As reported by the New Haven Register, February 1, 2004.

Researchers Making Strides in Understanding Colon Cancer

By Abram Katz

No one looks forward to a colon exam, but the alternative can be much, much worse.

Cancer of the colon is the third leading cause of cancer deaths in men and women in the United States, claiming about 57,100 lives last year.

Early detection is the key to successful treatment.

Doctors now remove suspicious growths in the colon called polyps.

However, physicians want to stop trouble before cells have a chance to become cancerous.

Scientists have been studying the complex molecular biology and genetics of colon cancer for 15 years.

Now researchers at the University of Connecticut Health Center in Farmington believe they’re closing in on a way to single out bad cells before disease starts.

Daniel Rosenberg, associate professor and co-director of the Center for Molecular Medicine at the UConn Health Center, and colleagues have identified the genetic "signature" of impending colon cancer in mice.

Dr. Joel Levine, professor of medicine and co-director of the center, said techniques developed in the lab could be ready for clinical use in two to three years.

This hopeful research is tempered by the inevitable and difficult social and ethical issues that early testing will create, Levine said.

"We don’t want two populations, one getting 2010 care and the other getting 1970s care," Levine said.

Rosenberg and Levine focus on microscopic lesions in the colon called aberrant crypt foci, or ACF.

Some ACF progress to cancer; most do not. Both types of cells look the same.

But future cancer cells contain genetic mutations and Rosenberg and Levine have found a way to identify them.

That leaves a multitude of important questions unanswered, however.

Why do some ACF progress to cancer? Is it the hostile environment of the large intestine? An immune response? Other genetic errors?

Researchers know that 10 percent to 15 percent of colon cancers are heritable, or conveyed by genes at birth.

Most colon cancers are "sporadic," meaning that normal cells acquire mutations, Levine said.

The cellular and genetic pathways could be varied and intricate.

"There isn’t one ‘colon cancer.’ There are substantial differences. Removing polyps has become the main way to deal with colon cancer," Levine said.

"Most people don’t get colon cancer. There are ‘good’ and ‘bad’ polyps. What’s happening in the ACF and polyps that become cancerous?" he said.

To take a genetic fingerprint of mice, the researchers obtained two groups of animals. One is resistant to colon cancer, while the other is prone to colon tumors.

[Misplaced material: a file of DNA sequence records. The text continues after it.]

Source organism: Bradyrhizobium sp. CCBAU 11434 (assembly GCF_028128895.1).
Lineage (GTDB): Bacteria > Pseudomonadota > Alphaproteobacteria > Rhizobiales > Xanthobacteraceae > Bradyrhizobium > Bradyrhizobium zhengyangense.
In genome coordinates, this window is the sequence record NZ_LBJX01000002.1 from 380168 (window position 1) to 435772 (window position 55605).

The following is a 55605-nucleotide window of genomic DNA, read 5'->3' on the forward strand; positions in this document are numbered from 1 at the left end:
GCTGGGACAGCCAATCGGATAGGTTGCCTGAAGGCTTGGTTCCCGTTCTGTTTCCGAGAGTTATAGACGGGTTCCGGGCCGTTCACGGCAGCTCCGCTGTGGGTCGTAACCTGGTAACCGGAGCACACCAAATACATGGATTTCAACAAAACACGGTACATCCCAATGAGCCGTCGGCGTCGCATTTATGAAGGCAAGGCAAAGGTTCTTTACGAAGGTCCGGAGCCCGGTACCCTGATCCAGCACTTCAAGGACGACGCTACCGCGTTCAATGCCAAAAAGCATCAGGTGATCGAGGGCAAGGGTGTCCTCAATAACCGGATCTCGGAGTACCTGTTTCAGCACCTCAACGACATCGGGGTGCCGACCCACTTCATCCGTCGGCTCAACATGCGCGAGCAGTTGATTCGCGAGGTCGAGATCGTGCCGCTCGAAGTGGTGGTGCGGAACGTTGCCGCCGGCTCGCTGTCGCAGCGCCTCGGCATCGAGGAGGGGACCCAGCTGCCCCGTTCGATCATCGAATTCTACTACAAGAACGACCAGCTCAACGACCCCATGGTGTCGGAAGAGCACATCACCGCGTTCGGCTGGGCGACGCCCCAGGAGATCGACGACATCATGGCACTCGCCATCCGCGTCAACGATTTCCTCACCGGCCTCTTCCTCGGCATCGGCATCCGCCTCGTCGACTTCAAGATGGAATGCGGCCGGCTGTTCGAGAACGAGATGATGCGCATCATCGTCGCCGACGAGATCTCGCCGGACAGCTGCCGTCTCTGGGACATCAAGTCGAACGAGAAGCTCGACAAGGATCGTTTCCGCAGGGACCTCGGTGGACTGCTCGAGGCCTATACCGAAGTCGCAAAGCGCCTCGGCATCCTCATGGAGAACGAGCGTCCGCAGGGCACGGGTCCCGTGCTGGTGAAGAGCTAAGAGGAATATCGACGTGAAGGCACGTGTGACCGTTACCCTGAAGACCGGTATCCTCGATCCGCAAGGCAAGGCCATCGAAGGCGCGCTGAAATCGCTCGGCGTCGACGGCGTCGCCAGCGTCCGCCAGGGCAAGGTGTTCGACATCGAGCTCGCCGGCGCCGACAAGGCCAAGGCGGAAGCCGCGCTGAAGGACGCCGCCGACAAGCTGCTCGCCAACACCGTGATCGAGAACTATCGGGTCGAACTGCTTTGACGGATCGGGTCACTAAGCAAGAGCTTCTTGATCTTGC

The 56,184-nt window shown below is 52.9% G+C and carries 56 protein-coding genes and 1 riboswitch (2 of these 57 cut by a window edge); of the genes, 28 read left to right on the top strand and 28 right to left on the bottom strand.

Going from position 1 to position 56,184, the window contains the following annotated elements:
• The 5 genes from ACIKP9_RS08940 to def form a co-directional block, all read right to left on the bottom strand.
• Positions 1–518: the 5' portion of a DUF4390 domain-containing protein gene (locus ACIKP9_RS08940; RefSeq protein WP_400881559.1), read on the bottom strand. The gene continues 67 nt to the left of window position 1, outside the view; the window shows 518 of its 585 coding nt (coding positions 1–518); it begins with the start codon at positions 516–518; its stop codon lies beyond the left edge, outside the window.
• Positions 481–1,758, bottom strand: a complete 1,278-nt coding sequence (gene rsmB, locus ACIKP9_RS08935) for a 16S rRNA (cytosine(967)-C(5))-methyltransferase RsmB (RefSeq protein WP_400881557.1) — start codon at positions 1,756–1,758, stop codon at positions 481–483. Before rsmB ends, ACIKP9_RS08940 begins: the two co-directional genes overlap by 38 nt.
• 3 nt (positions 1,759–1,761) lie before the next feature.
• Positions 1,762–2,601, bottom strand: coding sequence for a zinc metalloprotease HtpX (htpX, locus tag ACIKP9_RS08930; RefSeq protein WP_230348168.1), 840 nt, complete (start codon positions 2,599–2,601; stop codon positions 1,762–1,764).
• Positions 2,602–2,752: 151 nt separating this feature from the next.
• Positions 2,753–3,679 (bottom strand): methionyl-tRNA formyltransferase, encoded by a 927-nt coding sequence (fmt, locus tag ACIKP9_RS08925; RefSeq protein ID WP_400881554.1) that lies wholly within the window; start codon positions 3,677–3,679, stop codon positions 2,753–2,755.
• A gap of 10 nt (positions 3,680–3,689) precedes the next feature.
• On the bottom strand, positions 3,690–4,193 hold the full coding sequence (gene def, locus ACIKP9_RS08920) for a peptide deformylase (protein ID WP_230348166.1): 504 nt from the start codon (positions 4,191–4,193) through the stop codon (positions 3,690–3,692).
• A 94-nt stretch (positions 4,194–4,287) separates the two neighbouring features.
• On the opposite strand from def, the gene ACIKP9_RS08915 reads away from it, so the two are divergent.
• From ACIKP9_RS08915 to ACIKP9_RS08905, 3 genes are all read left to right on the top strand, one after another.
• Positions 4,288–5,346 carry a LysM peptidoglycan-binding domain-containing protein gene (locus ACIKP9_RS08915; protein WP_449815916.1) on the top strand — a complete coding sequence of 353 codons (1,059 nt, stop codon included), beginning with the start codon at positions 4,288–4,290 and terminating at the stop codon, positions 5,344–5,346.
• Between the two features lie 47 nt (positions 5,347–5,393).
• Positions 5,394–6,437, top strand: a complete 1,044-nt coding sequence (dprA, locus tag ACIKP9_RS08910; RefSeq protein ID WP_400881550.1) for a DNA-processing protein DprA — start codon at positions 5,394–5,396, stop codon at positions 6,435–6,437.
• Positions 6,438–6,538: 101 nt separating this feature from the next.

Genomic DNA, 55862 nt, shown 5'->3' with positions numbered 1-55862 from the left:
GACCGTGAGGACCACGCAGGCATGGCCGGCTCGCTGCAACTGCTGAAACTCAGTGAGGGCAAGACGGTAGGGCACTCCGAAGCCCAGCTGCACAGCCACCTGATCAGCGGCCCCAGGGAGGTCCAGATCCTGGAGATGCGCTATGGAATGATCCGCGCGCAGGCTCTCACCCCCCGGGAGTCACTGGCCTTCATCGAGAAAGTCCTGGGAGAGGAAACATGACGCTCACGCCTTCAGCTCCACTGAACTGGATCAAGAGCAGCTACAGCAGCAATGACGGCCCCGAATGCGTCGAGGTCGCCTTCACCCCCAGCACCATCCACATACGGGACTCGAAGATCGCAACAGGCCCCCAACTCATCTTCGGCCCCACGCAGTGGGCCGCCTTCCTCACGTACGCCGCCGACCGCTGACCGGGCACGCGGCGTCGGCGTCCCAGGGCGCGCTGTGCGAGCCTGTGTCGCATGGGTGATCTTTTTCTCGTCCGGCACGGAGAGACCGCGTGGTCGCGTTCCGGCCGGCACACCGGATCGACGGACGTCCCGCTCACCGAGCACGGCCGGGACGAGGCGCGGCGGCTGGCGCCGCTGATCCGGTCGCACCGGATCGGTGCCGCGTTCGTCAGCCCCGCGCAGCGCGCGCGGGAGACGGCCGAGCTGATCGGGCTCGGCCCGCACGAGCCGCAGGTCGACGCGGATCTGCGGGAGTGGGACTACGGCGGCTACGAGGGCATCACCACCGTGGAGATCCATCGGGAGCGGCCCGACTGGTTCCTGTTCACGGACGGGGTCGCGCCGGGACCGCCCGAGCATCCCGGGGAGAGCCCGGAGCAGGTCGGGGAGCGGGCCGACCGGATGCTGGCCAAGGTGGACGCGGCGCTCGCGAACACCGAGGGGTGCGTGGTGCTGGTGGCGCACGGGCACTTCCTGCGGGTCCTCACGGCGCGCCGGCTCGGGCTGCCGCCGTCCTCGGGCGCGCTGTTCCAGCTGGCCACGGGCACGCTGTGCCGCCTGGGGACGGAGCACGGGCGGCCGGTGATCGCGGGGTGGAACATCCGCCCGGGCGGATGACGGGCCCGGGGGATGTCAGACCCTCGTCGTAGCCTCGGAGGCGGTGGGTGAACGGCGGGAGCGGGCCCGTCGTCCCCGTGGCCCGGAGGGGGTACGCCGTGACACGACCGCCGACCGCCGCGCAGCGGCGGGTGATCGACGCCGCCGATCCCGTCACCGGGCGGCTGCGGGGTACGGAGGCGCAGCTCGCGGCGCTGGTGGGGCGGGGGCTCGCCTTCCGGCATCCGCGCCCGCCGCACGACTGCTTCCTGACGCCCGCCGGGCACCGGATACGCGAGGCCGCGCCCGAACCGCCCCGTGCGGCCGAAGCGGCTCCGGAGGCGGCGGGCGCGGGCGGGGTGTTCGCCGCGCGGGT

Both groups were injected with a cancer-causing chemical.

Rosenberg and colleagues then examined ACF in both strains.

"We developed a method to view 50 cells, and isolate and amplify the RNA," Rosenberg said.

Messenger RNA is encoded to produce proteins and can reveal what a cell is making: too much or too little of a protein, or the wrong protein all together.

To identify the proteins under construction, Rosenberg uses slides coated with known RNA sequences. If cellular RNA attaches to the array, scientists can often decipher the working protein and gene.

Rosenberg and Levine have identified a tumor suppressor gene essential to preventing murine cancer.

Other genes involved in colon cancer include FAPC (familial adenomatous polyposis of the colon) and a DNA repair gene called MMR.

Some mutations probably occur because of the nature of the intestinal lining, Rosenberg said.

"The colonic epithelium is constantly regenerating, which puts it at a higher risk for mutation expression," he said.

The colon is also exposed to natural and artificial chemicals in foods, and acids. All could hasten mutations, Rosenberg said.

Ultimately, colon cancer is a fusion of genetics and the environment in the intestines, Levine said.

Using a laser capture microscope to pluck out a few dozen cells and a method to amplify 1 trillionth of a gram of RNA, Rosenberg and colleagues found that cancer-producing ACF carry distinguishing molecular structures.

"If we can replicate the mouse research in humans, we could assess the risk of colon cancer much earlier," Levine said.

"We could modify diet or administer preventative drugs," he said.

Levine, Rosenberg and collaborators are already examining human genes. Many are of unknown function, Levine said.

"The whole book on colon cancer will have to be rewritten," Levine said.

"We might be able to find genetic deficiencies that can be corrected or treated," Rosenberg said.

The research might also reveal new cancer genes and eventually help explain other forms of cancer, Levine said.

At present, the usefulness of knowing that an infant is likely to develop colon cancer at some point in his life is unclear, he said.